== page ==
It seems like everybody has already decided that Ryan Madson is the big loser in the game of musical chairs among free agent closers, but don’t forget that Francisco Cordero is also out there looking for a job.
The Reds acquired left-hander Sean Marshall from the Cubs last week, giving them a potential cost-effective alternative for the closer role, so Cordero is hurting for leverage at the moment. Reds general manager Walt Jocketty told John Fay of the Cincinnati Enquirer yesterday that the veteran right-hander currently has a one-year offer on the table to return.
“We’ve made an offer,” he said. “He’s deciding what to do. He’s got a couple of other offers.”
No word on the details of the Reds’ offer, but Fay guesses that it’s likely for $7 million or less.
Cordero, who turns 37 in May, earned $12.125 million this past season while posting a 2.45 ERA and 37 saves over 68 appearances. While he averaged a career-low 5.43 K/9 and showed decreased velocity, he also averaged 2.84 BB/9 — his best mark since 2002 — and induced ground balls at a career-high rate of 50 percent. The Reds declined his $12 million club option for 2012 in late-October.
Outfielder David DeJesus announced his retirement from Major League Baseball on Twitter Wednesday afternoon. He’ll be joining CSN Chicago for Cubs coverage.
DeJesus, 37, spent 13 seasons in the big leagues from 2003-15 with the Royals, Athletics, Cubs, Nationals, Rays, and Angels. He hit a composite .275/.349/.512 with 99 home runs and 573 RBI across 5,916 plate appearances.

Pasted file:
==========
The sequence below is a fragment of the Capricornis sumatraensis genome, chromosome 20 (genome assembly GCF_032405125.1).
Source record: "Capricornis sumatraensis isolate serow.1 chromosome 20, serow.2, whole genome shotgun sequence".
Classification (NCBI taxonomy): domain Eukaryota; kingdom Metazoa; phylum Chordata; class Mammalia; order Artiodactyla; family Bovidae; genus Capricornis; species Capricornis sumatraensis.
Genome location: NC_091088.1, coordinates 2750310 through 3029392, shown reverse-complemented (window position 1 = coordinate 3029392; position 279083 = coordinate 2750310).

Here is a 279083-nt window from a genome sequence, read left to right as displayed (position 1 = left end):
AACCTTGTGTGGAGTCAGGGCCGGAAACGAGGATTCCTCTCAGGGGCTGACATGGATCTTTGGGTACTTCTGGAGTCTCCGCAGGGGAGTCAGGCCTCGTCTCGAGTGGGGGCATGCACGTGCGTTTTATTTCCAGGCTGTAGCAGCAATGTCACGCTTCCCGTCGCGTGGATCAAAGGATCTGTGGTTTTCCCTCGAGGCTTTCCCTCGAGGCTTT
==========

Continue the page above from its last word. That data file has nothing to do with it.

We wish the best of luck to DeJesus as he begins a new career in sports media.
Former major league pitcher, manager, and front office executive Dallas Green has died at the age of 82, Jon Heyman of FanRag Sports reports.
Green pitched for the Phillies for the first five years of his career from 1960-64, then went to the Washington Sentators, the Mets, and back to the Phillies before retiring after the ’67 season. He managed the Phillies from 1979-81, leading them to the organization’s first ever championship in ’80. The Cubs hired Green after the 1981 season to serve as executive vice president and general manager. He quit after the ’87 season. Green briefly managed the Yankees in ’89, then took the helm of the Mets from ’93-96.
Green was a controversial figure during his managing and GM days as he was not afraid to say exactly what he was thinking. He got into many conflicts with his players and coaches, but some think it helped the Phillies in the World Series in 1980. The Phillies inducted him into their Wall of Fame in 2006.